What is scuba?

SCUBA stands for Self Contained Underwater Breathing Apparatus. It is the equipment developed by the world-famous underwater explorer and conservationist - Jacques Cousteau together with Emile Gagnan in the mid-forties for the French navy during the Second World War. After the war, diving turned into a recreational sport which has since been taken up by millions of people worldwide.

Why dive?

The only answer to this question is - Why Not? There is truly no greater "high" than an exhilarating dive in crystal clear waters with plenty of colourful coral and fish!! Diving offers different things to different people. Appreciating nature at its colourful best, marine conservation, photography, exploring shipwrecks, observing and studying sea life, navigation, search and rescue, etc. are just some of the reasons people dive. Primarily, diving is a social sport and generally divers tend to be a very easy-going lot who make a lot of friends without hang-ups.

How do I sign up and when can I start?

In a nutshell, we dive every day, so feel free to plan your travel and we’ll schedule your program according to your itinerary.

One thing to note - If you’re signing up for an open water course, please keep in mind that you will need four full days in Havelock (three if you’re doing your theory online. Sometimes the flight and ferry connections don’t work well and you might inadvertently end up having to stay a night in Port Blair, so plan your travel carefully (there’s more information about this on our Trip Planning page).

Isn't diving dangerous?

Definitely - if you are not properly qualified or ignore the rules. If, on the other hand, you are properly qualified, follow all the basic rules and act responsibly, it is much safer than trying to cross the street in most major cities during rush hour!! The only REAL danger of diving is that you get addicted to it!!

What about Sharks?

What about them? Approximately 6 million sharks were killed by humans in 1998 alone - intentionally or unintentionally as opposed to a handful of shark attacks on people in the last decade!! Try and figure out who is more dangerous!! The movie Jaws has portrayed a completely wrong picture of these magnificent creatures which are an extremely important link in the food chain of our oceans. While it would be foolhardy to treat them as docile pets, they should certainly not be thought of as mindless monsters waiting for you to jump in the water!!

What will I see underwater in the Andamans?

Diversity! The Andaman Sea is home to a tremendous number of species. In fact, the high density of fauna that characterises the region makes your dives almost… magical! While large animal (mantas, whale sharks etc.) sightings aren’t extremely common, they can be spotted from time to time, especially toward the open sea.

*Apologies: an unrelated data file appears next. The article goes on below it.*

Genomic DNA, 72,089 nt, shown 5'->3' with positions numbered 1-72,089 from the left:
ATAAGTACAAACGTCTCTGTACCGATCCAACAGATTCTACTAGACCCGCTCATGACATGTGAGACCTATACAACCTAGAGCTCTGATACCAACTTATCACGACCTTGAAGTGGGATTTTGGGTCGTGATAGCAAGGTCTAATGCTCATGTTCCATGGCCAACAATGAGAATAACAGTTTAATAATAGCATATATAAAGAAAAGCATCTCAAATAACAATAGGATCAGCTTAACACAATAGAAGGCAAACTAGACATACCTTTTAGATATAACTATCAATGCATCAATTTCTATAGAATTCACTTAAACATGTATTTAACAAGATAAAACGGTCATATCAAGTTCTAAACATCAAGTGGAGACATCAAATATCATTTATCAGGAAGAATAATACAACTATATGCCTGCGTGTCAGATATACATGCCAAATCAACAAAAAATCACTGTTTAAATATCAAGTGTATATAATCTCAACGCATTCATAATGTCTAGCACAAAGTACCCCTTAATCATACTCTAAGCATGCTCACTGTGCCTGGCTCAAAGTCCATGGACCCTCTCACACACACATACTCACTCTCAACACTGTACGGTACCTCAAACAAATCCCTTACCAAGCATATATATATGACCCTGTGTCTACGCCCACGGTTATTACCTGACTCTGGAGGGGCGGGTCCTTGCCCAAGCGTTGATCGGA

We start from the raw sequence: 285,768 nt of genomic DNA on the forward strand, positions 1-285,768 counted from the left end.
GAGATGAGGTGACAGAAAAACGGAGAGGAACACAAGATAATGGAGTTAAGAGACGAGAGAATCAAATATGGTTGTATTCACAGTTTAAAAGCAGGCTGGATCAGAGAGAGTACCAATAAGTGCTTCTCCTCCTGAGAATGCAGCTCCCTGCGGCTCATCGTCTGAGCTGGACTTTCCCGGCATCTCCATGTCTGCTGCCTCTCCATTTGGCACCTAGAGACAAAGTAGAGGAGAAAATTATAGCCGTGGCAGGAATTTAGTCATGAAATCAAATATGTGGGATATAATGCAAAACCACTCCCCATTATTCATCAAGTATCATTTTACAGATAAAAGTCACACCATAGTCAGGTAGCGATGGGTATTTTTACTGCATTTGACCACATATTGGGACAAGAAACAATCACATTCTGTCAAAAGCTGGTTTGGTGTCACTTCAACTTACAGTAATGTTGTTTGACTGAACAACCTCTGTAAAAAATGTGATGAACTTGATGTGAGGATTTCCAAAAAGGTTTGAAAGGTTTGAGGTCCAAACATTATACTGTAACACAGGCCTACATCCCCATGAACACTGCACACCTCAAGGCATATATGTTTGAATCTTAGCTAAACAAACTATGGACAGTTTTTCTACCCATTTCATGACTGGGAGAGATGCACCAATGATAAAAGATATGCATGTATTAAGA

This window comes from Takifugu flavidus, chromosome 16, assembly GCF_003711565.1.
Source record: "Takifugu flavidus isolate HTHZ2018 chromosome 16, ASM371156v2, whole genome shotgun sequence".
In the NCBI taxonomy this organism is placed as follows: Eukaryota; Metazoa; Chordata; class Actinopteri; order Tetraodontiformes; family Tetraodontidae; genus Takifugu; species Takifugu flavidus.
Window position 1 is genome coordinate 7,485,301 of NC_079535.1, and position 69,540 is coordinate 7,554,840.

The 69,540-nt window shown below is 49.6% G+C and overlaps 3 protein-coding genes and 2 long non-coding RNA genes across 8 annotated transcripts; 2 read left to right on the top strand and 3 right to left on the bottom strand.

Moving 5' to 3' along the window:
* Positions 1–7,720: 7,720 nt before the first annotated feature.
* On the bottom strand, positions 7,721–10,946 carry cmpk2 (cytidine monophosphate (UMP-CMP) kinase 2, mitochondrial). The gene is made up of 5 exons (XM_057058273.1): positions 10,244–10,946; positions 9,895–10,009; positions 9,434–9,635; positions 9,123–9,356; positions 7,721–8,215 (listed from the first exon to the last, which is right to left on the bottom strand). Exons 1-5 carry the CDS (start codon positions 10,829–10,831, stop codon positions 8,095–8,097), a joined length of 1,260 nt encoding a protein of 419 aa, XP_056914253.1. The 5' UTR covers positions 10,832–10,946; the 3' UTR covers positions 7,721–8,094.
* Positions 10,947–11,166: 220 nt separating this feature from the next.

Clownfish (Nemo!), parrotfish, wrasses,puffer fish, boxfish, lionfish, stonefish, trumpet fish, jacks, damselfish, moray eels, etc. are just some of the usual suspects found around our reefs. There are reef sharks, tuna and stingrays too.

The sea in these parts also hosts many vulnerable species, including dugong, dolphins and four species of sea turtles: Leatherback, Hawksbill, Green turtle and Olive Ridley.

And if you’re looking for macro, the greatest diversity remains definitely in the nudibranchs, seahorses and pipefishes. And, if we consider the number of mangroves and sanctuaries, lovers of all things small will definitely get their satisfaction!

What is the water temperature?

The water temperature ranges between a maximum of 32 degrees and a minimum of 26 degrees Celcius with an average at about 29 degrees C. For most people, 3mm shorty wetsuits or skin suits are fine and this is what we provide. If you are prone to getting cold, it is possible for us to order a full length wetsuit for you. Please email us for details and prices.

How do I reach the dive centre?

We are located at Beach No. 2 in Havelock. All taxis and auto rickshaws know where we are, so all you need to do is ask.

What about accommodation?

We have a partner resort called Green Imperial, located at Beach No. 5. This is a couple of km away, but they can arrange two wheelers for hire and even a taxi service to bring you to the dive centre. Please contact us if you would like us to make a booking on your behalf.

When is the best time to dive in the Andamans?